The Food and Drug Administration announced Wednesday morning that emergency use authorizations for Omicron-specific bivalent booster vaccines are now authorized for kids between the ages of five and 11.
Last month, both Pfizer and Moderna submitted for a EUA from the FDA for a single updated booster dose for younger age groups.
The Moderna booster shot is authorized for administration to children as young as six more than two months removed from their most recent COVID vaccination. Meanwhile, the Pfizer booster shot is authorized for children as young as five who are also two months removed from their most recent COVID vaccination.
As a result of this announcement, the FDA said the monovalent Pfizer-BioNTech COVID-19 vaccine is no longer authorized as a booster dose for children between the ages of 5 and 11.
The FDA’s decision came as the daily average of new COVID cases and deaths has continued to fall though there are concerns that a lagging updated booster shot campaign could portend another spike in the winter.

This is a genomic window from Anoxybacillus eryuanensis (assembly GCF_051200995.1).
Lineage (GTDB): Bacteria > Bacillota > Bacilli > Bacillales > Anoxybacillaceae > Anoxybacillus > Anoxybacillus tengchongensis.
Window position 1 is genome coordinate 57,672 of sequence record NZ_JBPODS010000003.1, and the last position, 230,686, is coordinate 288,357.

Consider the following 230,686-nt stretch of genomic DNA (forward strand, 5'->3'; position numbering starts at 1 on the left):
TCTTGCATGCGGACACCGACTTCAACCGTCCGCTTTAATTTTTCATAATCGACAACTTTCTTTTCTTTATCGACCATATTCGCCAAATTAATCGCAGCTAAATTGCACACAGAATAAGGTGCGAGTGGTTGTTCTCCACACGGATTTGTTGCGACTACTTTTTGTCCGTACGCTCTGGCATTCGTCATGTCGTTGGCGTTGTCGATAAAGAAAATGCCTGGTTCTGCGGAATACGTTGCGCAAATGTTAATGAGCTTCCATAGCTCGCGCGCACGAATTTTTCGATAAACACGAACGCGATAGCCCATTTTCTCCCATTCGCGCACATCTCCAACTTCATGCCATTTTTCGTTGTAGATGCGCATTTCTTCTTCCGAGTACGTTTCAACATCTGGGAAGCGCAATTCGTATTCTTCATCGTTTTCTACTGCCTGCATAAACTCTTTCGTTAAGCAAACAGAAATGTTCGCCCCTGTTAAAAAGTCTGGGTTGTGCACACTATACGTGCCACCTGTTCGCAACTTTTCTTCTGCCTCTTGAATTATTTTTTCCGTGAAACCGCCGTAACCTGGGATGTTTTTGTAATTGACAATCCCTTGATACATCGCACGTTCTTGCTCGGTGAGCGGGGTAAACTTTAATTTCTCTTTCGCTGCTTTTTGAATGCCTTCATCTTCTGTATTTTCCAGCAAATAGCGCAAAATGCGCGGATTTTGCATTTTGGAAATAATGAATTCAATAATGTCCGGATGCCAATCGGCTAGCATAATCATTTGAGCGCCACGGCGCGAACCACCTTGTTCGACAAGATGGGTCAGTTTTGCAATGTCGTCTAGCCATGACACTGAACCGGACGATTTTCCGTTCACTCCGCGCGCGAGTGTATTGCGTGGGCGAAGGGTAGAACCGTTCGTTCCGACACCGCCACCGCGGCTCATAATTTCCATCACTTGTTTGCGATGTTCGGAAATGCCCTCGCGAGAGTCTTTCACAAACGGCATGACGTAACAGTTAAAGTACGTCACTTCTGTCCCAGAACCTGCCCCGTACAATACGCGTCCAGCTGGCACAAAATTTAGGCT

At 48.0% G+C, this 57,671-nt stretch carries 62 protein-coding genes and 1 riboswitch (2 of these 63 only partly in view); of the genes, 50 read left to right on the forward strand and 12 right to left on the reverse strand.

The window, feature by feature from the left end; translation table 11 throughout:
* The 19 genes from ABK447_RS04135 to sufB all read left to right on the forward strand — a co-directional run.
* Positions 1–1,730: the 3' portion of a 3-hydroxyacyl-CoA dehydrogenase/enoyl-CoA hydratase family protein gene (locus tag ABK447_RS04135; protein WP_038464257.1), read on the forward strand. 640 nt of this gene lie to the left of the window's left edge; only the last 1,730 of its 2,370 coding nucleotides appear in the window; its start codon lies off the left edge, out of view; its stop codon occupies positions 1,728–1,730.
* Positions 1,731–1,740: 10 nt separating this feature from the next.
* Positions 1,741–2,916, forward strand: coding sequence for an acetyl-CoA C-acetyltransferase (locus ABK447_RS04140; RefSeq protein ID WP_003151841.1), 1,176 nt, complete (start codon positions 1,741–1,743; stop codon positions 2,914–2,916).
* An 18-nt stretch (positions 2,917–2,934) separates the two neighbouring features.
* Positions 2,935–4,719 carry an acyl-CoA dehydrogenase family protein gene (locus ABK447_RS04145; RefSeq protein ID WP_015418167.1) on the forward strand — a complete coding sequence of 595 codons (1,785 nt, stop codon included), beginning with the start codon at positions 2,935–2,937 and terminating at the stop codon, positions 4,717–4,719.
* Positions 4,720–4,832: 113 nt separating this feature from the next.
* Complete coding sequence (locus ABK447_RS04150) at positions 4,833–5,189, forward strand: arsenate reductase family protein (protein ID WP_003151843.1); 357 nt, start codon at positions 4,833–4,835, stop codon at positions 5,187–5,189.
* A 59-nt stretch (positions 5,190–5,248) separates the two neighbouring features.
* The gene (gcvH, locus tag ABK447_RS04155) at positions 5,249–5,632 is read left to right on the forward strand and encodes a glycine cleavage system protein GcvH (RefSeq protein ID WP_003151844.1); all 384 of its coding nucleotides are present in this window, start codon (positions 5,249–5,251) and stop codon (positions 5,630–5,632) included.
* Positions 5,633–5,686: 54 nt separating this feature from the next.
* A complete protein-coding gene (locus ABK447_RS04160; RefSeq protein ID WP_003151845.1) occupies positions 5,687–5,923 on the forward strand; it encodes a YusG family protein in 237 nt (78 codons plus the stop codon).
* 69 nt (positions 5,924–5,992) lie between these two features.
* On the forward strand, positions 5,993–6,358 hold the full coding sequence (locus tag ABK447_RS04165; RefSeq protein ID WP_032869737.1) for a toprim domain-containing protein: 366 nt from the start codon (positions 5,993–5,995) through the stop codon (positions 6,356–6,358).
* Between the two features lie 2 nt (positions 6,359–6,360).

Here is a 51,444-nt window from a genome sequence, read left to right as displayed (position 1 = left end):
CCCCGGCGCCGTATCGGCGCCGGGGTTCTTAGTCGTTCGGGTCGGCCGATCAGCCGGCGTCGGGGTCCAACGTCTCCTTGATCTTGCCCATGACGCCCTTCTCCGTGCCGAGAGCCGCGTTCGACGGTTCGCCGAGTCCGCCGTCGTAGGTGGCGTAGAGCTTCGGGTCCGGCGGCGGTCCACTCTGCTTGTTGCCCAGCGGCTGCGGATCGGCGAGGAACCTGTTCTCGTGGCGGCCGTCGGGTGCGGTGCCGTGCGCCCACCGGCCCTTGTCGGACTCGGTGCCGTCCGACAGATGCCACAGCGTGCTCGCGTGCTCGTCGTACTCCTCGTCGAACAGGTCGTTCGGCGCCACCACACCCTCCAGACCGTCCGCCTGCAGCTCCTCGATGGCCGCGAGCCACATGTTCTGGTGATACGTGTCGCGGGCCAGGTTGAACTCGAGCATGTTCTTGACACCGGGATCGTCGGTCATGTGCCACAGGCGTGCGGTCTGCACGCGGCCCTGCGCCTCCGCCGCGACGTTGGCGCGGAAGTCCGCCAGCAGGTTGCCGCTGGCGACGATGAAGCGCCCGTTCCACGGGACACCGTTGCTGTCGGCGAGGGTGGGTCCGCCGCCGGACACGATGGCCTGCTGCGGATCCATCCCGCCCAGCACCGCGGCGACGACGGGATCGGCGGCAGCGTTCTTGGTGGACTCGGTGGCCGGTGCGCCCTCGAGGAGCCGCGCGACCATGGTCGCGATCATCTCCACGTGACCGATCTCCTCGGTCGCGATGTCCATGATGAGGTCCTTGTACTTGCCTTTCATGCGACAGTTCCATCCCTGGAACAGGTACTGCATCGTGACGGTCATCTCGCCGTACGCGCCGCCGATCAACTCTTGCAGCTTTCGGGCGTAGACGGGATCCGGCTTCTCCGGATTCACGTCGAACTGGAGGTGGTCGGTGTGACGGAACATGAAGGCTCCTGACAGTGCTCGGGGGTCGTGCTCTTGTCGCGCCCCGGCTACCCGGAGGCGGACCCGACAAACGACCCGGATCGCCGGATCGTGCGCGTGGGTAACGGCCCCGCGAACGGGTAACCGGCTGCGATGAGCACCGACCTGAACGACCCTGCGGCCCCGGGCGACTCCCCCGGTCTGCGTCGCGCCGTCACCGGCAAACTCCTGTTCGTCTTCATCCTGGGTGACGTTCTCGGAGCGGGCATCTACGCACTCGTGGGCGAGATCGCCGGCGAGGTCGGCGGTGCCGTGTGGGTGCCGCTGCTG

The Biden administration has recently pushed to have more Americans get the new COVID-19 shots as the country battles through pandemic fatigue and a debate over whether the new boosters are necessary.
Additionally, Pfizer-BioNTech Omicron-specific boosters have been easier to receive in recent weeks while Moderna has endured weeks-long delays in shipping its shots out due to a manufacturing issue at one of its facilities.
“Since children have gone back to school in person and people are resuming pre-pandemic behaviors and activities, there is the potential for increased risk of exposure to the virus that causes COVID-19,” Peter Marks, M.D., Ph.D., director of the Center for Biologics Evaluation and Research at the FDA, said in a statement. “Vaccination remains the most effective measure to prevent the severe consequences of COVID-19, including hospitalization and death.”